The study found that downloads of comment letters from the SEC Web site amounted to only 1.1 percent of downloads of the corporate annual reports filed on 10-K forms on their respective release dates and a mere 1.7 percent of 10-K downloads over 50 days after the public release of the letters.
“The opaqueness of comment-letter disclosures reduces the likelihood that market participants (including analysts and the press) will read comment letters and subsequently detect insider trading,” the study’s authors wrote. They noted that “the average news coverage on comment letter disclosure dates is virtually non-existent relative to news around other events, such as earnings announcements.”
The researchers analyzed comment letters issued in response to 6,728 corporate 10-K submissions filed with the SEC from 2006, when public disclosure of comment letters was first instituted, through 2012. The research focused specifically on letters dealing with revenue recognition, which constitute 1,299 correspondence exchanges, or close to 20 percent of the total.
As they anticipated, the researchers found that letters involving revenue recognition elicited significantly more insider selling than those raising other matters. For example, simple requests for clarifications or for more information on fairly minor issues. More importantly, they found the greatest amount of insider-selling to occur among two subgroups of companies: those with large amounts of shares sold short or those with high levels of non-cash accounting items called accruals.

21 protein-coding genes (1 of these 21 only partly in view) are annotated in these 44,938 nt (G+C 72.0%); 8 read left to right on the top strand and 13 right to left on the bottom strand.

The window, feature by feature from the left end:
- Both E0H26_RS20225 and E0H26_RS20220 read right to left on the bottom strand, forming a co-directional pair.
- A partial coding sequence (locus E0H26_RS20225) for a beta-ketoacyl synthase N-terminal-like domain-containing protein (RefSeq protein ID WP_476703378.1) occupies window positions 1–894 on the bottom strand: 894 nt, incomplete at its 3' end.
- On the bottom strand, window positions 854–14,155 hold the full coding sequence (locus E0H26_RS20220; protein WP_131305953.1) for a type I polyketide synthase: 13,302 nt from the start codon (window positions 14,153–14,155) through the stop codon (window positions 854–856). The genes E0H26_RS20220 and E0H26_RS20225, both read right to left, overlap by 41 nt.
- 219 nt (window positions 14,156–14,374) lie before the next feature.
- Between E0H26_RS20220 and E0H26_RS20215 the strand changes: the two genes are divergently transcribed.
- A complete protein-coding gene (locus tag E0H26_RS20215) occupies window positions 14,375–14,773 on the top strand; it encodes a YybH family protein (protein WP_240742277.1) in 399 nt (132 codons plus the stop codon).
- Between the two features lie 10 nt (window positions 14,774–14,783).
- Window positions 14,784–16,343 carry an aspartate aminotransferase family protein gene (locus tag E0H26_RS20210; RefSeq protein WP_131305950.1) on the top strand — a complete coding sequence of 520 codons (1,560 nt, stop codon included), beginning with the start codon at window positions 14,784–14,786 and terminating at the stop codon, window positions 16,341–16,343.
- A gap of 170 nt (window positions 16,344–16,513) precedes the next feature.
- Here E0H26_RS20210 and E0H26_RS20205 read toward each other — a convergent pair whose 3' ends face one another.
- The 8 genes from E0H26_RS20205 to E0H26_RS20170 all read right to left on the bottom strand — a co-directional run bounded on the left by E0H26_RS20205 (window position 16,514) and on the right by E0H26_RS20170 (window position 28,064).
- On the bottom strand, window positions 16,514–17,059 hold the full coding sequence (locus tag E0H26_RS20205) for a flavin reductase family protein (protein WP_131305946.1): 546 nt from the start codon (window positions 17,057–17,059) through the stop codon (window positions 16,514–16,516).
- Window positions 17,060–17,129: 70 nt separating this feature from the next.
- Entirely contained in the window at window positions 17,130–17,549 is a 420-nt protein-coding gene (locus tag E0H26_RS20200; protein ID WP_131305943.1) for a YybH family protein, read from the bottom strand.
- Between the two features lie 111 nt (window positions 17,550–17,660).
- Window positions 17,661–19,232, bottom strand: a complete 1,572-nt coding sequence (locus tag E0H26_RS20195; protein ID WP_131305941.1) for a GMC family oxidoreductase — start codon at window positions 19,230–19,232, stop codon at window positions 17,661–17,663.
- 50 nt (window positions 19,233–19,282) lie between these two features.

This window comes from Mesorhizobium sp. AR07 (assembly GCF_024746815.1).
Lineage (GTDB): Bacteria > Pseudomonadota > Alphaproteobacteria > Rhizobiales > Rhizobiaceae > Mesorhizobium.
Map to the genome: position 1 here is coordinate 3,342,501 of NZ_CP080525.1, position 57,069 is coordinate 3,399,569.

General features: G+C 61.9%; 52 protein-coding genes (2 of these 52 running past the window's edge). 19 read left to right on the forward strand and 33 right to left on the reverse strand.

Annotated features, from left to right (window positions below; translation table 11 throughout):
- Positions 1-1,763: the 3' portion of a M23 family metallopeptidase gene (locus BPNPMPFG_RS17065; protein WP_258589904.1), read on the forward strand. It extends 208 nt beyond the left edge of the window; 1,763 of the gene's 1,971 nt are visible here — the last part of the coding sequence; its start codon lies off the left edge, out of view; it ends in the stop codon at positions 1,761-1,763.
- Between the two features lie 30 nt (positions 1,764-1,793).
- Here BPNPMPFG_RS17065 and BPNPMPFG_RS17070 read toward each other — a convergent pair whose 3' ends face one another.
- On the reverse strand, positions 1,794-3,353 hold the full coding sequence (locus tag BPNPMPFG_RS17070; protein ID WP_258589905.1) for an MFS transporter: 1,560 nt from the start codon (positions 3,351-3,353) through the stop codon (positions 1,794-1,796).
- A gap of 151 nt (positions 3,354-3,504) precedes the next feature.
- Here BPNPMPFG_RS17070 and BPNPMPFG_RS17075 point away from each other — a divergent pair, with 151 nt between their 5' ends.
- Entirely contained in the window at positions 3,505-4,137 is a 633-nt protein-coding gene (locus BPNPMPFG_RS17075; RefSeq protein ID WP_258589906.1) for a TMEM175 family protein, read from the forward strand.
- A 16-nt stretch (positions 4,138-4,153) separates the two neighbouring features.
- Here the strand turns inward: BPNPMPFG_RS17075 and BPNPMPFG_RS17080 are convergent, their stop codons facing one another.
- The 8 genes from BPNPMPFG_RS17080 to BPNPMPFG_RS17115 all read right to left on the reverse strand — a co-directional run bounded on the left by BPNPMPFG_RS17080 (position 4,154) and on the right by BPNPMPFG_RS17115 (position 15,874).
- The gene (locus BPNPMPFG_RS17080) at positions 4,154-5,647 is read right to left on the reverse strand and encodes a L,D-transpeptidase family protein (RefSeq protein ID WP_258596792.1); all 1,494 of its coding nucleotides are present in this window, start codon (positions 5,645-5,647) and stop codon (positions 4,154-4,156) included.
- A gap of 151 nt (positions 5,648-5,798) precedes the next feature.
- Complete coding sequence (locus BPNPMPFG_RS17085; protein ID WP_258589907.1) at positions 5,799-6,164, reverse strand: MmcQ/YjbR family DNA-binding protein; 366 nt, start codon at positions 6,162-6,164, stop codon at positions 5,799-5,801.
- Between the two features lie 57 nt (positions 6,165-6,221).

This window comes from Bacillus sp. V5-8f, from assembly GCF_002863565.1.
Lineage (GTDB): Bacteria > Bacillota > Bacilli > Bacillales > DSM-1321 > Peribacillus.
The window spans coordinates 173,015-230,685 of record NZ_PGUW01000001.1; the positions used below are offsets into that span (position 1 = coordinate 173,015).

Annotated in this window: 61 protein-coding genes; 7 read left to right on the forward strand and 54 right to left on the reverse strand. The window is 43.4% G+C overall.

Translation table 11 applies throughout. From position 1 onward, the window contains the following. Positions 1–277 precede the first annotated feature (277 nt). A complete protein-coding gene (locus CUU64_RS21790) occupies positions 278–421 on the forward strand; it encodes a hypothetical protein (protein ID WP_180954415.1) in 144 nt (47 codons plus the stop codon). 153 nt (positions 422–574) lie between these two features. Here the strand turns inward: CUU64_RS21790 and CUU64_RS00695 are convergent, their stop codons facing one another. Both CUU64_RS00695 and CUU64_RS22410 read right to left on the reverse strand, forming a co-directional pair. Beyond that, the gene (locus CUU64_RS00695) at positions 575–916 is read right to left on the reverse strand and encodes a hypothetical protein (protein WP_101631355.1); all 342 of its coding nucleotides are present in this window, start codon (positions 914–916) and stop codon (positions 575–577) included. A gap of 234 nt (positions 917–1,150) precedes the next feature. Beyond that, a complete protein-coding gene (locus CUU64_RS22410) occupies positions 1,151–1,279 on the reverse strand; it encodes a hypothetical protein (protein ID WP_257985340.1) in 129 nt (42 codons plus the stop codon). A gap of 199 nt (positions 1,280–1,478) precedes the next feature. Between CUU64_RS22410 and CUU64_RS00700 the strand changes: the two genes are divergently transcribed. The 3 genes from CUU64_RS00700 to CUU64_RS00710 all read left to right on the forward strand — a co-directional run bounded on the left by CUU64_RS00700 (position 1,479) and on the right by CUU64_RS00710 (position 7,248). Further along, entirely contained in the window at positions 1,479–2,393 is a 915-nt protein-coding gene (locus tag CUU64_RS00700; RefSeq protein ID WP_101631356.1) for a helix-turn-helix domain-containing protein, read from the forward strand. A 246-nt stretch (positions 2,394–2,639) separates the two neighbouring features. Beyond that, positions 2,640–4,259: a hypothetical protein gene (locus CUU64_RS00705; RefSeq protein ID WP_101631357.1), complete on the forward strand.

Among 293 companies in the former subgroup, which constituted the top quintile for short interest, insider sales in the five days before disclosure were approximately 200 percent above normal. Among 255 firms in the latter group, constituting the top quintile in accrual levels, insider sales in those five days were about 77 percent above normal.
“A high short position indicates disagreement among investors about the value of the firm,” the study explained. Such firms are “likely to have both financial-quality reporting issues and be overpriced. This combination is likely to provide stronger [selling] incentives for insiders who are worried about the information in a comment letter.” As for firms with high accruals, research has shown that they “have less sustainable earnings and greater future write-offs” and that their stocks “tend to underperform in the future.”
For all the groups—whether the 1,299 companies questioned about revenue recognition or the subgroups with high levels of short interest or accruals—cumulative stock returns for the 20 business days following disclosure of comment letters were roughly in line with those of the market. But then cumulative returns for the firms in the subgroups went south, as those of companies with high short interest fell to 5 percent below returns of the market at 50 days post-disclosure and those with high working-capital accruals fell to 2 percent below the market.
As for the revenue-recognition group as a whole, cumulative returns remained roughly at market levels for the full 50 days following comment-letter disclosures for companies where the letters did not motivate insider sales. But they fell 1 percent below market in firms where executives could be perceived as betraying shareholders by selling stock based on privileged knowledge of the letters and doing so with impunity thanks to vagaries in the corporate disclosure system.